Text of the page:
MSNBC Invites FRC’s Peter Sprigg To Defend Bachmann’s “Ex-Gay” Clinic
July 14, 2011 3:05 pm ET by Carlos Maza
MSNBC has demonstrated yet again that it has no problem turning to the Family Research Council (FRC) -- which has been labeled an anti-gay hate group by the Southern Poverty Law Center -- for commentary about LGBT issues.
On Tuesday, the network invited Peter Sprigg, Senior Fellow for Policy Studies at FRC, and R. Clarke Cooper, Executive Director of Log Cabin Republicans, to discuss a recent investigation which revealed that Rep. Michelle Bachmann’s (R-MN) husband was offering “ex-gay therapy” to patients at one of his Christian counseling centers.
In the past, Sprigg has recommended exporting gays and lesbians out of the United States and attempted to link homosexuality to pedophilia. Sprigg has also criticized student gay-straight alliances for supposedly promoting “high-risk behaviors” and has argued that the “most effective way” of reducing anti-LGBT bullying is to have kids stop identifying as LGBT.
This kind of over-the-top anti-LGBT animus isn’t enough to keep Sprigg off the air at MSNBC, unfortunately.
During the segment, Sprigg couldn’t seem to figure out why the Bachmann clinic’s practice of “ex-gay therapy” is “even news”:
SPRIGG: Well, I’m surprised that this story is getting so much attention, that this is even news. This type of therapy or counseling is based on the undeniable fact that some people who experience same-sex attractions experience them as something unwanted. And it’s based on a fundamental ethical principle in the counseling profession which is client autonomy: that the client sets the goals for therapy and the therapist helps the client attain their own goals.
It’s news because Rep. Bachmann’s husband, Marcus, has previously called gay people “barbarians” who “need to be educated.”
It’s news because, in 2006, Marcus Bachmann denied offering “ex-gay therapy” to his clients.
It’s news because Marcus Bachmann’s clinic has received tens of thousands of dollars the federal government.
Sprigg wants his audience to believe that people who provide this kind of therapy are just helping clients who are consciously seeking to rid themselves of unwanted same-sex attractions. What he doesn’t disclose is that “ex-gay therapy” has been demonstrated to be ineffective and psychologically damaging to gay men and lesbians, which is why it’s been discredited by every major medical association in the United States Sprigg also fails to mention that many of those that undergo “ex-gay therapy,” even at Bachmann’s clinic, do so against their will under pressure from their parents.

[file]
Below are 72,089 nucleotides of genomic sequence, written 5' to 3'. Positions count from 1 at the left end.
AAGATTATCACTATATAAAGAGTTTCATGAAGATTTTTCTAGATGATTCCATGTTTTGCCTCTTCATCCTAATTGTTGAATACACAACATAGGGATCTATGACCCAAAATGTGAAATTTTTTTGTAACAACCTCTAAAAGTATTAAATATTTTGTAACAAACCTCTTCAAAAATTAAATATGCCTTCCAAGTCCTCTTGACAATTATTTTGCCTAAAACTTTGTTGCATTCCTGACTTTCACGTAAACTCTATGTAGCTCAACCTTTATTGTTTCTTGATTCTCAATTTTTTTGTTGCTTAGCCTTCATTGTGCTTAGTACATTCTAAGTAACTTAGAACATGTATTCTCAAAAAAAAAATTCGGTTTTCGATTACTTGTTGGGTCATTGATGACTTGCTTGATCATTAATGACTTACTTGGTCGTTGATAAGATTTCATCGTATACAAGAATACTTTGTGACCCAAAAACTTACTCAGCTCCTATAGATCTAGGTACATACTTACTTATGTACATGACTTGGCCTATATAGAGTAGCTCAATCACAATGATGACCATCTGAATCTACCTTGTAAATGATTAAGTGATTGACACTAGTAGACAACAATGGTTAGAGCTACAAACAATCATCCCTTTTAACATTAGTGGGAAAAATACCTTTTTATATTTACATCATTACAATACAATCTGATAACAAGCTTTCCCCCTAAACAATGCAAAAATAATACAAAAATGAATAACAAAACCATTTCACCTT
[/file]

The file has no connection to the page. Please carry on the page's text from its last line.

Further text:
Later on in the segment, Sprigg decries the “intolerance” of those who oppose this kind of treatment:
SPRIGG: The only intolerance here is intolerance towards those people who are seeking help for what they consider unwanted sexual attraction. That’s the intolerance that we’re seeing here.
It isn’t “intolerance” to oppose a medical practice that has been demonstrated to inflict serious harm to patients. Does Sprigg spend many sleepless nights worrying about the “intolerance” experienced by sick patients hoping to undergo leeching? Anorexic patients asking for liposuction? Athletic patients looking to be treated with steroids?
Sprigg spent the segment portraying “ex-gay therapy” as some kind legitimate and reasonable solution for those who feel guilty about being gay.
While MSNBC host Richard Lui did label Sprigg’s comments “extreme,” MSNBC must do more. Failing to aggressively and proactively challenge the myth of “ex-gay therapy” isn’t just intellectually lazy; It put real LGBT people at risk. As Aaron McQuade of the Gay & Lesbian Alliance Against Defamation (GLAAD) wrote:
If even one parent who thinks his or her child might be lesbian, gay, bisexual or transgender, sees media coverage of this issue and comes away with even a sliver of doubt as to whether so-called “ex-gay therapy” is a terrible idea – if even one parent thinks they don’t need to love and accept their child exactly the way they are and that they can try to change them – if even one young person or adult sees one of these stories and decides to try it out for themselves – then the media has failed to cover this issue accurately.
It’s hard to imagine MSNBC didn’t know what it was getting into, either. In a February 2010 appearance on MSNBC’s Hardball with Chris Matthews, Sprigg said he supported instituting “criminal sanctions” against those who engage in “gay behavior.” The network has already been forced to clarify statements made by FRC President Tony Perkins after he, in front of countless viewers, falsely claimed scientific evidence found a link between homosexuality and pedophilia.
MSNBC should know better. If Peter Sprigg is the most qualified person the network can find to defend “ex-gay therapy,” it’s probably a sign that there aren’t really two sides to this story.